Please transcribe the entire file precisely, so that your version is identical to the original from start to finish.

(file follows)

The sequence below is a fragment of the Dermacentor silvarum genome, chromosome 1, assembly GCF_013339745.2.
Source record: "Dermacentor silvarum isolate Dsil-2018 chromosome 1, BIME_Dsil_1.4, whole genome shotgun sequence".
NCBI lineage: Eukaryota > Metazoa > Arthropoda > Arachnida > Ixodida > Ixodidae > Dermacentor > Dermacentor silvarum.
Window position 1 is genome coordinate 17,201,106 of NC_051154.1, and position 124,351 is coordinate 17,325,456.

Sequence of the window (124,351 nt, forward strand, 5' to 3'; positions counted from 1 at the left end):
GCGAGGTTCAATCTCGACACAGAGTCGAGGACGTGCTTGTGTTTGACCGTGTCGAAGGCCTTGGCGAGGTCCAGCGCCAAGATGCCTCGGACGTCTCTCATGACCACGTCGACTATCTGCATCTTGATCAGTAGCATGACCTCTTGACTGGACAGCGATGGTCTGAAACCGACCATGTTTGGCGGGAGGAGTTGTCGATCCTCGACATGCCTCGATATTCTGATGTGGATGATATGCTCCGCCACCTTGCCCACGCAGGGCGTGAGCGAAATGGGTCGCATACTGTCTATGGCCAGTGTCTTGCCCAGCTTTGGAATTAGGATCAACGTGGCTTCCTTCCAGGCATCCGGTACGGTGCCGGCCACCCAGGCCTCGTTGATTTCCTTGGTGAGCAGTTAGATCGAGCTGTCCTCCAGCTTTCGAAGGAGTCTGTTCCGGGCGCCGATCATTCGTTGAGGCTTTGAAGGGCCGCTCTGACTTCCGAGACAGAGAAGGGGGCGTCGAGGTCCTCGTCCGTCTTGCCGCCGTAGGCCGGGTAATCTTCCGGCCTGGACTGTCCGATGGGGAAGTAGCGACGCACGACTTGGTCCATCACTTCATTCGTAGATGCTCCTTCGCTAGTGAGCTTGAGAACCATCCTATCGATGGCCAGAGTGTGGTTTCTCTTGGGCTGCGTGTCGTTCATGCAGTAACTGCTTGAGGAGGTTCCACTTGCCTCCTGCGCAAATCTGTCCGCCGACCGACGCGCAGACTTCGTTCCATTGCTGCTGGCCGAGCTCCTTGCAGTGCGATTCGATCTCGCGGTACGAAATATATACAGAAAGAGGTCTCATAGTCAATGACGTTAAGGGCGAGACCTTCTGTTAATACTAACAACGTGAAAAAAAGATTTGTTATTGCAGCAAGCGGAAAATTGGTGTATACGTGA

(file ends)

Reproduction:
The sequence below is a fragment of the Dermacentor silvarum genome, chromosome 1, assembly GCF_013339745.2.
Source record: "Dermacentor silvarum isolate Dsil-2018 chromosome 1, BIME_Dsil_1.4, whole genome shotgun sequence".
NCBI lineage: Eukaryota > Metazoa > Arthropoda > Arachnida > Ixodida > Ixodidae > Dermacentor > Dermacentor silvarum.
Window position 1 is genome coordinate 17,201,106 of NC_051154.1, and position 124,351 is coordinate 17,325,456.

Sequence of the window (124,351 nt, forward strand, 5' to 3'; positions counted from 1 at the left end):
GCGAGGTTCAATCTCGACACAGAGTCGAGGACGTGCTTGTGTTTGACCGTGTCGAAGGCCTTGGCGAGGTCCAGCGCCAAGATGCCTCGGACGTCTCTCATGACCACGTCGACTATCTGCATCTTGATCAGTAGCATGACCTCTTGACTGGACAGCGATGGTCTGAAACCGACCATGTTTGGCGGGAGGAGTTGTCGATCCTCGACATGCCTCGATATTCTGATGTGGATGATATGCTCCGCCACCTTGCCCACGCAGGGCGTGAGCGAAATGGGTCGCATACTGTCTATGGCCAGTGTCTTGCCCAGCTTTGGAATTAGGATCAACGTGGCTTCCTTCCAGGCATCCGGTACGGTGCCGGCCACCCAGGCCTCGTTGATTTCCTTGGTGAGCAGTTAGATCGAGCTGTCCTCCAGCTTTCGAAGGAGTCTGTTCCGGGCGCCGATCATTCGTTGAGGCTTTGAAGGGCCGCTCTGACTTCCGAGACAGAGAAGGGGGCGTCGAGGTCCTCGTCCGTCTTGCCGCCGTAGGCCGGGTAATCTTCCGGCCTGGACTGTCCGATGGGGAAGTAGCGACGCACGACTTGGTCCATCACTTCATTCGTAGATGCTCCTTCGCTAGTGAGCTTGAGAACCATCCTATCGATGGCCAGAGTGTGGTTTCTCTTGGGCTGCGTGTCGTTCATGCAGTAACTGCTTGAGGAGGTTCCACTTGCCTCCTGCGCAAATCTGTCCGCCGACCGACGCGCAGACTTCGTTCCATTGCTGCTGGCCGAGCTCCTTGCAGTGCGATTCGATCTCGCGGTACGAAATATATACAGAAAGAGGTCTCATAGTCAATGACGTTAAGGGCGAGACCTTCTGTTAATACTAACAACGTGAAAAAAAGATTTGTTATTGCAGCAAGCGGAAAATTGGTGTATACGTGA